I live in Southeast New Hampshire (Exeter/Epping area for those who know the area) and I'm wondering what our "honey flow" period usually is?
Some people say it is over by late June, early July, some say earlier, some say later. A few people even told me it lasts right through the summer, which logical to me since there are flowers blooming that whole time.
As a new Beekeeper, what exactly is a honey flow? As long as there are flowers or crops blooming/flowering and the bees can get nector, is that still considered a honeyflow? I see lots of plants flowering in this area right through August into early/mid September. So, I'm confused to exactly what the honey flow is or when it is here in SE New Hampshire.
There are only certain plants that will yield nectar in large amounts, and these only bloom for certain periods during the season. It is when these flowers are blooming *and* when the colonies are up to honey-storing strength that we see significant honey being produced and accumulating as surplus in the hive. The periods when this happens are called nectar flows ("honey flows").
There is almost always some source of nectar in the fields but it is not always available in large amounts that will yield surplus. Also, there can be variability in the bloom dates and yield due to weather conditions. Some years there are good nectar plants that will not yield, for one reason or another -- the rain will wash out the nectar, or it will be too cold, or hot, or dry, etc.
Here in NE there is a minor flow from the Maples and Willows in early spring, but it is usually too cool for the bees to work on very much, and the colonies are rather weak. As the season progresses there are the dandelions and fruit blossoms -- again, usu. minor, along with various wildflowers.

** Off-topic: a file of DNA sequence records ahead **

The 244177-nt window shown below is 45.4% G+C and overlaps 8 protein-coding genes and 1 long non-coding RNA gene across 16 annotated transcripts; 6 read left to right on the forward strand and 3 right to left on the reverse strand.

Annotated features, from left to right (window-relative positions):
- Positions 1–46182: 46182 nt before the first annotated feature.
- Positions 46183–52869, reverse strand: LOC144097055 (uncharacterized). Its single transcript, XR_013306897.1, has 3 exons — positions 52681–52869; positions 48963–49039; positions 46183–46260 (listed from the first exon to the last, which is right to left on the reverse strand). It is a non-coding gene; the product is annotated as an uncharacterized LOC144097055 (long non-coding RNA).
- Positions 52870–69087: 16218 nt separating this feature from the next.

The first major honey flow is in June, with Black Locust. If the weather is right, this can be a big crop. Then it's clover, then Basswood (if you are fortunate) and sweet clovers through some time in July. June, then would be the main honey flow month for us.
There is a good nectar flow in some areas in Aug. from knapweed/knotweed/Japanese Bamboo. During this time, in other areas, the hives will just lose weight with nothing but minor sources available and big populations to feed.
The fall flow can start in late Aug. with goldenrod and aster and continues til frost. I have had bees in central NH where this was "the" major crop and ideally they would put away a surplus of 50 pounds or more. It really depends. With all the development in southern NH the crops probably aren't what they used to be, but if you are in a good spot you may be pleasantly surprised!